Postcard from Rotorua – Volcanic Thrills in Red Hot New Zealand
Text Anne Coombes
My tired bones are currently stewing in a warm mud pool at the Wai Ora Spa, perched beside Rotorua’s hissing, steaming whirlpools. My nostrils are assailed by the faintly repugnant odour of rotten eggs, courtesy of the sulphur belching out of this volcanic rift – but I can’t complain. I’m enveloped in warmth and feeling more relaxed than I have in quite some time. The mineral-enriched, miracle-working mud acts like an entire body mask and the staff urges me to smear it generously over my face and hair - only my beady eyes are left twinkling out of the gooey stuff. Looking at my fellow mud revellers, hippo imagery comes to mind, but I quickly put that aside. Instead, I lie back and daydream about how radiant my skin will look when I get out. Apparently, the mud promotes skin cell regeneration and detoxifies the body. Considering the amount of lovely New Zealand wine I’ve been drinking for the past 3 weeks, this is no bad thing. It’s even said to eliminate acne. What’s not to like?
A quick shower later, I’m back to being lily white and ready to head to the spa’s giant sulphuric pool. It overlooks the geothermal reserve and the soft waters are fabulous, not to mention, extremely hot. My pores open up, sigh with relief and thank me for taking them to such a divine spot. No wonder people have been coming here for centuries to soothe their aches, pains and skin diseases. Maori warriors used to bathe their wounds in these magical pools after battle. I eventually emerge silky smooth and with such a feeling of light headed contentment that I positively float down the road towards Hell’s Gate - the bubbling, steaming volcanic casserole that draws so many thousands of visitors each week.
Here the mud spews and seethes far more menacingly. With its heat source just one kilometer below the surface, it’s not surprising that Rotorua is so fiercely active. I totter along the edge of the boiling lakes, where there’s little between myself and ‘The Devil’s Bath’ but a flimsy restraining rope. They may smell foul, but the jewel-coloured waters are certainly beautiful; they almost invite you to dip a toe in but not advisable unless you plan to become a human lobster. I peer down unfathomable caverns, from which sulphur clouds rise chokingly. This is one spot where you could let rip your most vile fart and nobody would ever notice. One thing you do notice is that there aren’t many animals, birds or insects around. Clearly, they don’t like the smells and heat either.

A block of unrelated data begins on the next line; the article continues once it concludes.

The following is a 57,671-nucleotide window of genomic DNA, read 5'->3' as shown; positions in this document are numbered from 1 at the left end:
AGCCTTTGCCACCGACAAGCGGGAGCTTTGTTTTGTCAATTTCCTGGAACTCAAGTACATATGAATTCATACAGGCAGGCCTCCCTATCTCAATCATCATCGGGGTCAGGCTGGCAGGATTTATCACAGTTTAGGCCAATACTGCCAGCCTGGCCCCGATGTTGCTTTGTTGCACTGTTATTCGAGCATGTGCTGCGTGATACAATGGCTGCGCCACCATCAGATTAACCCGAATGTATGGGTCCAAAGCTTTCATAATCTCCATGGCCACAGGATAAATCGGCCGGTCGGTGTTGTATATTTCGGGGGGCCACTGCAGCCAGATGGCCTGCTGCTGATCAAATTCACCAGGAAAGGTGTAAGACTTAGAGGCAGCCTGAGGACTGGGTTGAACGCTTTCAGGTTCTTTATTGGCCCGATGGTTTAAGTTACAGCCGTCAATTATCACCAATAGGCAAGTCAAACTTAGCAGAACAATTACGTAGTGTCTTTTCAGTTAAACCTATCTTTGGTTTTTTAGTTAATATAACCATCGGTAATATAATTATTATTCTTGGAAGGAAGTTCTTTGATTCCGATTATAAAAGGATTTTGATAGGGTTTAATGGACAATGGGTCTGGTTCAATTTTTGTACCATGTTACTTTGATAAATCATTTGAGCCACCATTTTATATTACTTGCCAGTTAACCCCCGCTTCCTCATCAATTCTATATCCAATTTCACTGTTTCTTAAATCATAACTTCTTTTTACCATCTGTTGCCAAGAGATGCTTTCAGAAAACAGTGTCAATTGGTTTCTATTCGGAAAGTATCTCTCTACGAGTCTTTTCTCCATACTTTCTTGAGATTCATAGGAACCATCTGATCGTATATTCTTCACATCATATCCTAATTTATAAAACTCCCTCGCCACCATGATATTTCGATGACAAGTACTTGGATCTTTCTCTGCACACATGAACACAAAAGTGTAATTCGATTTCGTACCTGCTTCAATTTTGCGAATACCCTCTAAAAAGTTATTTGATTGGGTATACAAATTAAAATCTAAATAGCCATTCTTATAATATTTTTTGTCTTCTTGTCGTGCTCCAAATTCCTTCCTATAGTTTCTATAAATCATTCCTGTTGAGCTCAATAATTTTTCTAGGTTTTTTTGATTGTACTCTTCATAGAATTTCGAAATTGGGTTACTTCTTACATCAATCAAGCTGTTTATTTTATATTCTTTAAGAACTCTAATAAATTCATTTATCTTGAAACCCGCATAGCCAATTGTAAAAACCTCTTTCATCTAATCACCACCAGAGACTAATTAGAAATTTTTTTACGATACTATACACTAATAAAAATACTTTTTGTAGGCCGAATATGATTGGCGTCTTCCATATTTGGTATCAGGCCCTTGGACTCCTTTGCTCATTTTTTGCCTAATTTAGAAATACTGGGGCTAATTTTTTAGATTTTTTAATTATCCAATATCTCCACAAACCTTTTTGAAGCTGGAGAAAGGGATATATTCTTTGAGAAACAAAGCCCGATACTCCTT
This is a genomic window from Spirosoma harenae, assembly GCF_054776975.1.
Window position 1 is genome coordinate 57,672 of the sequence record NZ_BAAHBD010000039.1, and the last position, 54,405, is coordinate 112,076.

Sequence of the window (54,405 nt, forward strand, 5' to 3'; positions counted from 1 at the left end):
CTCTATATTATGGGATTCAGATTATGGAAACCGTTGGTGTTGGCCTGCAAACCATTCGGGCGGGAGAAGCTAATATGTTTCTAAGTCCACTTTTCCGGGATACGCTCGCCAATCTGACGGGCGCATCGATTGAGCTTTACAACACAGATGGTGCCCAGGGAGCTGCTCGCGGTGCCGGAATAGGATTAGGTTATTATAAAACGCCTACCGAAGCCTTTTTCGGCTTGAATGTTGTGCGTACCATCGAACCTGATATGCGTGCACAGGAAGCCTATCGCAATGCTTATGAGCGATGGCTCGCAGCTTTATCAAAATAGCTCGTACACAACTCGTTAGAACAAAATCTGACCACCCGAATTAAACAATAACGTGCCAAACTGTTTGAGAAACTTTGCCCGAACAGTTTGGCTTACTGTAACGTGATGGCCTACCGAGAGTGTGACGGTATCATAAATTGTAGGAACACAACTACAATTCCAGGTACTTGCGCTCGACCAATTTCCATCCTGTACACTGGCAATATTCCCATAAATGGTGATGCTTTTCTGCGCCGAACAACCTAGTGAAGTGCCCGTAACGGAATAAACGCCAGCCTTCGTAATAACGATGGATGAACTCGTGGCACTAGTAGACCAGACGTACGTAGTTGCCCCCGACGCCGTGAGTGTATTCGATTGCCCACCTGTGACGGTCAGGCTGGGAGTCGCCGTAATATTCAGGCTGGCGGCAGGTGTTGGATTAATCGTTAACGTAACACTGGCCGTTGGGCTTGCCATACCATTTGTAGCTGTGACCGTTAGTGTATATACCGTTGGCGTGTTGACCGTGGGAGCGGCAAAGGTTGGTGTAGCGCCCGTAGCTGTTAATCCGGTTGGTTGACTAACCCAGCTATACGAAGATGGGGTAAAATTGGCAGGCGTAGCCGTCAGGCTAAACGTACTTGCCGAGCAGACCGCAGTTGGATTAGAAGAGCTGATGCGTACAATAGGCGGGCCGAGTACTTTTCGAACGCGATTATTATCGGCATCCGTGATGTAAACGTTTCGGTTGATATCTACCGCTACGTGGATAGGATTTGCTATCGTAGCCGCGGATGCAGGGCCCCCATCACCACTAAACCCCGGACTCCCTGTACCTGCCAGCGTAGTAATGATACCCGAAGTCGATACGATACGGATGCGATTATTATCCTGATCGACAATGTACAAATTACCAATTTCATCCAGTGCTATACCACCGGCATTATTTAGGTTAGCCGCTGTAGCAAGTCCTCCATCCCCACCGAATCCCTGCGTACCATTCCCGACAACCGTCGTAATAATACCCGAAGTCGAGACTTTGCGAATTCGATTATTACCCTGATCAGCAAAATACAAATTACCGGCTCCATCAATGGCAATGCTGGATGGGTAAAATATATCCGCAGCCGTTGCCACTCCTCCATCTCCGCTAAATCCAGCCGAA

The following day, having had my fill of demonic craters, I drive up the road to see the Lady Knox Geyser. It erupts promptly at 10.15 a.m. each morning, following a dose of detergent thrown into the water. (Apparently, prisoners discovered that soap triggers the scalding fountain while washing their clothes in its gently simmering pool – poor them!) Right on time, the plume of spray shoots up, the crowd gasps and gapes and several hundred camera shutters click around me. It’s a stark reminder of ‘what lies beneath.’ More thrills await me at the Kakahi Falls, the largest hot waterfall in the Southern Hemisphere. I brave the swirling clouds of steam and stand in awe, with thousands of gallons of steaming water rushing past me every few minutes.
Whether you’re admiring the dazzling splendor of the aptly named Champagne Pool or luxuriating in mud, you can’t help loving Rotorua. If you can stand the smell, then Hell’s Gate may be your very own slice of heaven.